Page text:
The Dominican Republic has a plan to do more to end the HIV epidemic among its transgender residents than any other high-HIV-prevalence country, according to a review of national strategic plans published in the Journal of the International AIDS Society.
Transgender people are disproportionately affected by HIV, but data on this population are scant, and trans people have not been adequately prioritized in national HIV responses.
Between January and March 2021, Jennifer Sherwood, PhD, of amfAR, The Foundation for AIDS Research, and colleagues combed through the national HIV strategic plans of the 67 countries with the highest proportion of their population living with HIV, including countries in sub-Saharan Africa, Latin America and the Caribbean, Eastern Europe and Central Asia, and Asia and the Pacific region. The list included Botswana, Ghana, Thailand, India, Pakistan, Kenya, Venezuela, Dominican Republic, Chile and Jamaica, among others. The United States was not included in the analysis. The researchers searched for any references to transgender or trans people and counted how many plans included specific references to trans men, trans women and trans sex workers.
Of the 67 countries included, 50 had national HIV strategic plans that had been published or updated in the last decade. (Countries lacking a strategic plan included Singapore, Mexico, Brazil and Azerbaijan.) Of the 50 that did, all made some reference to transgender people, even if only to mention them when describing the HIV epidemic in their nation. For some nations, like Barbados, the Gambia, Ghana, Kenya, Malawi and Nigeria, that’s all the plans did: mention the existence of transgender people. Just seven nations specifically mention transgender sex workers in their plans, including Fiji, Jamaica, Malaysia, Pakistan and Myanmar. Only Myanmar’s HIV plan calls out trans men specifically.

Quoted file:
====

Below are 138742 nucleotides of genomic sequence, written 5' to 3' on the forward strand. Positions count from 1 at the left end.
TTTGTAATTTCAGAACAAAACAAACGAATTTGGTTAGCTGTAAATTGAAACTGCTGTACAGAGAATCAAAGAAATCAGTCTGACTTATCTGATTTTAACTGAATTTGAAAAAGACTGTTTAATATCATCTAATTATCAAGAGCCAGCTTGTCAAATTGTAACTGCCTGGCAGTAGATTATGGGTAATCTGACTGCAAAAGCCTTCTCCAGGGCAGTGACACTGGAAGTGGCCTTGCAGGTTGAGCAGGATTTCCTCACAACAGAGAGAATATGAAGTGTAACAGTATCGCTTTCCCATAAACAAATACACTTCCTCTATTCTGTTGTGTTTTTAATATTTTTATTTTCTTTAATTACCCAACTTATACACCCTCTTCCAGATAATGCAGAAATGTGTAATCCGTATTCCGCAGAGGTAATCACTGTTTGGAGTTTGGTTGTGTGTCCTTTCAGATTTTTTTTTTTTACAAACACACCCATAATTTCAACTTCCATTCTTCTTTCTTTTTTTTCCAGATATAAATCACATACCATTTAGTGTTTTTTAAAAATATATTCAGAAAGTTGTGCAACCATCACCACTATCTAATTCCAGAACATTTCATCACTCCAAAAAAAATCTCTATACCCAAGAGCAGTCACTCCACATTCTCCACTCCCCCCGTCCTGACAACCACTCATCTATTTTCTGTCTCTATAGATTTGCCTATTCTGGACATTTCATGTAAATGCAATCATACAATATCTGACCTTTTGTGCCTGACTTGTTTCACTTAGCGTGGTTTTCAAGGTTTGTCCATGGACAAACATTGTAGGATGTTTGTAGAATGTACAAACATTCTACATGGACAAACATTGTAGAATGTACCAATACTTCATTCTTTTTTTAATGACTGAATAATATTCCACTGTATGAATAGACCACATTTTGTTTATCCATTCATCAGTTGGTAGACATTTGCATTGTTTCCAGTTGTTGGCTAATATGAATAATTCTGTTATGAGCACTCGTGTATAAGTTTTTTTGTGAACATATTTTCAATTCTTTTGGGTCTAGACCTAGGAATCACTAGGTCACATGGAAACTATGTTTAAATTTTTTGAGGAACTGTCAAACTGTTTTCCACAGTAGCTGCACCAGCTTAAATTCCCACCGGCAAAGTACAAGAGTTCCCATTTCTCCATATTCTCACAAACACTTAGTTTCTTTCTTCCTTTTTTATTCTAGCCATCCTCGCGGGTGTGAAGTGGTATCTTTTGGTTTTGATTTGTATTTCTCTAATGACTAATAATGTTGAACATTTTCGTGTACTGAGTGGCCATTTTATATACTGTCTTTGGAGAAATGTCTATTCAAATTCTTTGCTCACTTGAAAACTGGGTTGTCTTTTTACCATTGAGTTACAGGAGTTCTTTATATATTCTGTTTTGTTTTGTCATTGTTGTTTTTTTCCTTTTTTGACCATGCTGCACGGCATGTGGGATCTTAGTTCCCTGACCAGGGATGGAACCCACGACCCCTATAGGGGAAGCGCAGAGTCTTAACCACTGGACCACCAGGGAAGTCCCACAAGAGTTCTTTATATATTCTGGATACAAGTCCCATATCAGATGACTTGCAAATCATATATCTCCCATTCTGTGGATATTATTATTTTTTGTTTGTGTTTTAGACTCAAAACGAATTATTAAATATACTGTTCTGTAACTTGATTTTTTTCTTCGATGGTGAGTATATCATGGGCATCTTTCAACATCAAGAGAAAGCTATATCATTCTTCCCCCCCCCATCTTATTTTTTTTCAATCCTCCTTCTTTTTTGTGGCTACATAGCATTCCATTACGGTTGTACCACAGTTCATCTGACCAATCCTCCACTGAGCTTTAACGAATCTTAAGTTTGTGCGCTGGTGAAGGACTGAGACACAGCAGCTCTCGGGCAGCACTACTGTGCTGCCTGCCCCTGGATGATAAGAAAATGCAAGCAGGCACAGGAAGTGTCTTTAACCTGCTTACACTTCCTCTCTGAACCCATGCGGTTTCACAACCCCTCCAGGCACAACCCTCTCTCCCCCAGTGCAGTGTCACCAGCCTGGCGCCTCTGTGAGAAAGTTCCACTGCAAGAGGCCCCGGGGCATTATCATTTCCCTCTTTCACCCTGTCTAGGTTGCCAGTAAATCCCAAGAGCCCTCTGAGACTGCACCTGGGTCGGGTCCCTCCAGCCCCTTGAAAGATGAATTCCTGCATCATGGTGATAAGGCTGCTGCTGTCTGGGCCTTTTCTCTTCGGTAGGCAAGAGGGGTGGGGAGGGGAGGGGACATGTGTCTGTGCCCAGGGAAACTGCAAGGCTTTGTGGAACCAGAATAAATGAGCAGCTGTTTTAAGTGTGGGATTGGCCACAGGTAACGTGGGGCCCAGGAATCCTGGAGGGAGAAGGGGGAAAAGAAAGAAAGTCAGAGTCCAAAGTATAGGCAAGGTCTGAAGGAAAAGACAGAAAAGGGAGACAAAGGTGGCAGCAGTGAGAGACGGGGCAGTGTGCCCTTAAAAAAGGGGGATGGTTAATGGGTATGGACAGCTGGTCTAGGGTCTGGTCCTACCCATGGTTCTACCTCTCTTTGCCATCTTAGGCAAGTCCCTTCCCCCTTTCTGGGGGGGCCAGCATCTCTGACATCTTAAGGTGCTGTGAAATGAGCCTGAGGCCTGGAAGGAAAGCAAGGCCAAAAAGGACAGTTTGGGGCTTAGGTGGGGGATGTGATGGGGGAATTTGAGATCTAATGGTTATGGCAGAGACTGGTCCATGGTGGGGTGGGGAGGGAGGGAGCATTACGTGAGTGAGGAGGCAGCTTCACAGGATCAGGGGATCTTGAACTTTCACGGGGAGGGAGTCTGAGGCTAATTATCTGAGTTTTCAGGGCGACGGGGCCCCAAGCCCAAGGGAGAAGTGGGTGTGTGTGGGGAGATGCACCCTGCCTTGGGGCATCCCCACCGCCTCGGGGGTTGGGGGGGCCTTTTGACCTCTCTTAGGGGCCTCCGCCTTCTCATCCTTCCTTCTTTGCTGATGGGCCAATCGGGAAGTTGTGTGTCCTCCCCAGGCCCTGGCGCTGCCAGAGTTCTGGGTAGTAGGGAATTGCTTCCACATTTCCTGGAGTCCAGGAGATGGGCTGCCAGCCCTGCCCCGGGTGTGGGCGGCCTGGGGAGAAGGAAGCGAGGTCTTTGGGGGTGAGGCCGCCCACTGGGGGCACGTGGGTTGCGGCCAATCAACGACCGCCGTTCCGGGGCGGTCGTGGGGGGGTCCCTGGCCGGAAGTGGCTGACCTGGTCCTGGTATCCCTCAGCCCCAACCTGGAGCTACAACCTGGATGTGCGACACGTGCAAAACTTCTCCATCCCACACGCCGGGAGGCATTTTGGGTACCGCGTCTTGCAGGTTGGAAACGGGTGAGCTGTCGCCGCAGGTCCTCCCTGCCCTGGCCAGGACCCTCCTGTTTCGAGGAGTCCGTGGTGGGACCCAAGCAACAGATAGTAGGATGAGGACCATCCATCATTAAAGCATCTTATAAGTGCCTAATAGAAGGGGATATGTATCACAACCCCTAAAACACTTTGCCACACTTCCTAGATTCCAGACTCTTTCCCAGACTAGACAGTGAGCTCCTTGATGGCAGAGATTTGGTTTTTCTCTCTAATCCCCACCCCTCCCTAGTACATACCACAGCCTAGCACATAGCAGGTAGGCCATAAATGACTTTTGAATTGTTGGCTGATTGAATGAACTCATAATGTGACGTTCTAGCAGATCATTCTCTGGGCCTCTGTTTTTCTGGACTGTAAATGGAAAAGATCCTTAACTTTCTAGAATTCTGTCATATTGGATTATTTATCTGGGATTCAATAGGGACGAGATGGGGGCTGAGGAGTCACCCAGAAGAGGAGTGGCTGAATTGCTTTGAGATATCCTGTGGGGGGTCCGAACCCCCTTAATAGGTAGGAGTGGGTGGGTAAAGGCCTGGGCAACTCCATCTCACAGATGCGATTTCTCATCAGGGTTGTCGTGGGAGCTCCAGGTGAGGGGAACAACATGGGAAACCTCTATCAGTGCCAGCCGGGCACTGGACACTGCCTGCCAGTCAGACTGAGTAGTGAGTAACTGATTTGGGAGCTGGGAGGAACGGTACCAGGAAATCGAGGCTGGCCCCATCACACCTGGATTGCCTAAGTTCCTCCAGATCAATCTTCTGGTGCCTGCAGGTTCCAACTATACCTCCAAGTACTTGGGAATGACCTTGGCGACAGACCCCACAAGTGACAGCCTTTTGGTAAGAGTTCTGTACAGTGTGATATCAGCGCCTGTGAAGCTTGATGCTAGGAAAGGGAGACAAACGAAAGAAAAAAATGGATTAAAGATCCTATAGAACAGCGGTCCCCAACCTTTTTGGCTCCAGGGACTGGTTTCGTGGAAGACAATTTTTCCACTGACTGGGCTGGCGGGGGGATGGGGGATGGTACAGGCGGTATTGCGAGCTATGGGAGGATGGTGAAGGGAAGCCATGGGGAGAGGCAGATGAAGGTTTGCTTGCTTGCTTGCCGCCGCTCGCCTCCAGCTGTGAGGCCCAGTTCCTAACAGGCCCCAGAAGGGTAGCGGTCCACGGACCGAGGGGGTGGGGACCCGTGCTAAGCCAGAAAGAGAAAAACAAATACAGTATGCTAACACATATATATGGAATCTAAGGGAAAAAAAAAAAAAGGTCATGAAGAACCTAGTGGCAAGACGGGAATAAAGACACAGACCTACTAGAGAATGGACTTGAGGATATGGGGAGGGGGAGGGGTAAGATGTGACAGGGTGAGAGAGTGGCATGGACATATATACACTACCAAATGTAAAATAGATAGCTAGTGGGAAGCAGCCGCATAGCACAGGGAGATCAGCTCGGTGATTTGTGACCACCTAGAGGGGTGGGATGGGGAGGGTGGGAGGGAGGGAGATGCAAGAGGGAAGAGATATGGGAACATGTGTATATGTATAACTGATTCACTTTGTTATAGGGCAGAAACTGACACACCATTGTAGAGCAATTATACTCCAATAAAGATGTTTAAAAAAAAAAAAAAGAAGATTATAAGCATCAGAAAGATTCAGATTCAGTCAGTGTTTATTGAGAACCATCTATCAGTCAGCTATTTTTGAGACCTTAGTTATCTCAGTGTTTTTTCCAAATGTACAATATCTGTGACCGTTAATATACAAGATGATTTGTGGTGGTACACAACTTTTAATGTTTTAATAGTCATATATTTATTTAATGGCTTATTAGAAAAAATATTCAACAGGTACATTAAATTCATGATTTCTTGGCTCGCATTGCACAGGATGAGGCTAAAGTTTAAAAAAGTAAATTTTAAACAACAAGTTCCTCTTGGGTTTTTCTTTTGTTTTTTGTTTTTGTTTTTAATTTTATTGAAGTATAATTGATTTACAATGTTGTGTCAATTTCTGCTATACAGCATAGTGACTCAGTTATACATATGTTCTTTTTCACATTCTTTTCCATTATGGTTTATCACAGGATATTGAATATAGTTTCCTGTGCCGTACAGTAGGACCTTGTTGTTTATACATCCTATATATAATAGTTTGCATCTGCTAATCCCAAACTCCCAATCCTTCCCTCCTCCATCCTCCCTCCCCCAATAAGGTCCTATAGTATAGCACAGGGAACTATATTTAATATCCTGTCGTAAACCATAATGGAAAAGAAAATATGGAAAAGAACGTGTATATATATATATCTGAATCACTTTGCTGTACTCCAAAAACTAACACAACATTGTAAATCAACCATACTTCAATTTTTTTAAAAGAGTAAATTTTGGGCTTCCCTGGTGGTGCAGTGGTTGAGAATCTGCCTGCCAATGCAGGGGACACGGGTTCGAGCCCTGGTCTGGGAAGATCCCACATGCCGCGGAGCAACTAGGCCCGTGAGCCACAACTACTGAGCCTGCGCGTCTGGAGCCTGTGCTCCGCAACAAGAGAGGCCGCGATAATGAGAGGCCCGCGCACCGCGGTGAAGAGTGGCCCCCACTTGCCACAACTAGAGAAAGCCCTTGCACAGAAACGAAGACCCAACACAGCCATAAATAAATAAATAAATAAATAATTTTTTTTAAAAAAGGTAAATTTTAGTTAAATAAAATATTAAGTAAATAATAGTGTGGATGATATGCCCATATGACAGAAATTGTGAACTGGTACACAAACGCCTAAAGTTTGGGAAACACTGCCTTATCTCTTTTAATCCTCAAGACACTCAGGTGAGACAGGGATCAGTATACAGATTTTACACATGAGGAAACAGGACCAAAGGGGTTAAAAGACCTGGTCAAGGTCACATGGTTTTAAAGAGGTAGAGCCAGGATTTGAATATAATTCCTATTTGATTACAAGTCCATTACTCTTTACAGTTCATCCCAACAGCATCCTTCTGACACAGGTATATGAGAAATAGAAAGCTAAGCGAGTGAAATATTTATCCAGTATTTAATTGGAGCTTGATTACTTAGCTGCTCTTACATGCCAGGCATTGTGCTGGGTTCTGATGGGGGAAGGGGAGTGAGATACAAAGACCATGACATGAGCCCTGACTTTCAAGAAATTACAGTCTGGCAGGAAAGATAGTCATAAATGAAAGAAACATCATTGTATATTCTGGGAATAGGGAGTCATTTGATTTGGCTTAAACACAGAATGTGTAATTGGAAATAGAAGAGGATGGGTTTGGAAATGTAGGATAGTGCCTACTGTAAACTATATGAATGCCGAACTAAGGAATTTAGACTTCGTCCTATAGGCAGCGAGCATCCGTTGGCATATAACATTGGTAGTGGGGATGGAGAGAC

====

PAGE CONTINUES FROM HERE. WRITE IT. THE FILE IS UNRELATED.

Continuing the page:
Fourteen nations include transgender people among their targets to end HIV along some point of the care continuum—from prevention and testing to linkage to care and access to services and medications and finally to progress toward viral suppression. But none of these nations include trans people in all indicators or have epidemiological data to back up policy decisions. And only seven have plans for activities specifically including transgender people along that continuum. Those are South Africa, Thailand, Malaysia, Kyrgyzstan, Jamaica, Indonesia and Dominican Republic.
“Many [national strategic plans] in this review grouped trans women with MSM [men who have sex with men] in their description of populations, epidemiological data and indicators/targets,” wrote Sherwood and colleagues. “The ongoing subsummation of trans women into the MSM population erases the specific HIV-related experiences and vulnerabilities of trans women and results in less effective HIV programming.”
Most nations don’t specifically create indicators and funding for trans people, the study found. Even nations that include transgender people in their plans don’t always mention them in budgets. For example, South Africa and Thailand don’t mention trans people at all in the budgeting section of their plans. However, the tiny island nation of Fiji has a plan that includes funding to support ending the HIV epidemic among trans people than those two countries.
But the Dominican Republic tops the list. The nation’s strategy specifically lists trans citizens as a separate key population. Not only does the strategy include trans people in every section, it also includes funding for them at every step of the HIV care continuum.
Sherwood and colleagues call on countries to do more for their trans communities.
“[National strategic plans] must incorporate trans people in all key sections and include budgets for trans-specific programming,” the authors wrote. “Trans programming should be trans-led and must explicitly address gender identity inequities given the social stigma and structural discrimination faced by trans communities.”
Click here to read the full study.